Originally Posted by MoparMike
Thanks Scooter! Your examples make this easier. I was seriously thinking a TTR 125 would fit her perfectly, maybe I am mistaken. Then of course, the Honda XR 100 would be too small also.
Also, I am mainly looking at used bikes. I hate to sound like an ass, but I am not going to spend a whole lot of money on a brand new bike that she will most likely mess up within a couple months.
The only thing bad about the TTR125L I can think of is the size. My wife has short legs (which is usually the opposite of most women) and she could stand flat-footed on the TTR. In her mind, that is a great confidence builder, however, it will limit what she can do after she gets a few weeks in the saddle. You will notice it too because (since you'll always ride together) because she'll have a hard time keeping a good pace.
I might as well continue with my wife/bike experience:
Jasper is entirely correct about an air cooled bike and dropping
My wife has been thrown off of all of her bikes numerous times - some real doozys in Moab on her 150. And that 150 has a "dry weight" of 216 lb. which is close to 235lb. topped of with fuel and oil. i.e. when the bike falls on her (and it will) she'll get pinned - at least my wife did. The 150 is low and stable and will motor through just about anything, but is weighs nearly as much as my KTM 300!
The following year we moved on to a KX100 - it keeps approximately the same size, but adds much much better suspension and a dry weight just under 160 lb. It is a bit more difficult to launch, but the light weight and 75% more
suspension travel let her throw the bike around and go faster through whoops (which Michigan has plenty). The KX has more bottom-end than the 85's out there with no weight penalty (same bike, different bore on the engine), and I also had to add a USFS approved spark arrestor and a larger fuel tank - the original is around 0.8 gallons.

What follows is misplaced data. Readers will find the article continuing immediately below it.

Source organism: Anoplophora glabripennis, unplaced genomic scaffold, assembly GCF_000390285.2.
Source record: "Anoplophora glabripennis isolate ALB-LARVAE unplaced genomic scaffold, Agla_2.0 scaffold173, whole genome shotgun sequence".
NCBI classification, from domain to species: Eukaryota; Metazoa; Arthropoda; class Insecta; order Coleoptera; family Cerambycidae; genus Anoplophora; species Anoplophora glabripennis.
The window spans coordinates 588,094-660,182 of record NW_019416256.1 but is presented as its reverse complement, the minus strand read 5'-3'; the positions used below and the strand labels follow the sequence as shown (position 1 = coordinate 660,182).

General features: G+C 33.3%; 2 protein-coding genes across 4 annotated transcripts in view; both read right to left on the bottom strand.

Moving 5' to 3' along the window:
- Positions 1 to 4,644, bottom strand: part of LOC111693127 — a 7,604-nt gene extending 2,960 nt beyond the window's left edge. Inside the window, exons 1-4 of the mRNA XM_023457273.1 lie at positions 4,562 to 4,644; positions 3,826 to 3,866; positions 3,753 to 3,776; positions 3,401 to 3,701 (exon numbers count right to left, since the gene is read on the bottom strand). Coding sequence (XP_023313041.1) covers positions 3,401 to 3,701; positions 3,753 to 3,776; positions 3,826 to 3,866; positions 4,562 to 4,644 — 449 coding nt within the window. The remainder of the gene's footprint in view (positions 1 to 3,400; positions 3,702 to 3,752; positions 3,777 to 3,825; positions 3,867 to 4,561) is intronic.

One of the most important things you can do for your wife when you get her a bike is to ditch the OEM tires and buy "soft/intermediate/sand" tires for her. A front tire that is good in sand is a must for Michigan and her happiness. Michelin's Starcross series works well (I can't remember the specific tire right now). The stock tires on the 100 and 150 both sucked in the sand - this will translate into the front end washing out in corners (resulting in a fall) and horrible straight-line stability in deep sand (which will tire her out fighting the bike).
One last thing, next to helmets, boots are the most important gear for trailriding. You'll be amazed hom many stumps will try to wrap your foot around the bottom of the peg.
Also, don't bother with the goofy roost protectors you see some of the people wearing out there. they don't protect much in a crash, they just do a real good job of keeping big rocks from motorcycle roost from hurting you. Also, it makes people look like transformers, which might be cool at Halloween when you're eight.(j/k
) It's just that I always ride with my wife and we don't roost each other (unless there's a bit of mud ) Start out wearing long sleeves and gloves - if you guys end up liking it like we do, I'd highly suggest a "661 Pressure Suit". You get chest, spine, shoulder, elbow and forearm protection. From my woods experience, I've used the elbow and forearm protection much more than I'd like to admit.
(actually, it's the same gear my wife is wearing in the pictures)
Good luck to you and I hope you guise like it as much as we do!
BTW, if you're looking for a good bike for yourself, Chadcooper's street-legal WR is a steal. Street-legal dirtbikes are awesome because you can ride them EVERYWHERE LEGALLY. (well, orv trails, MCCCT trail, roads)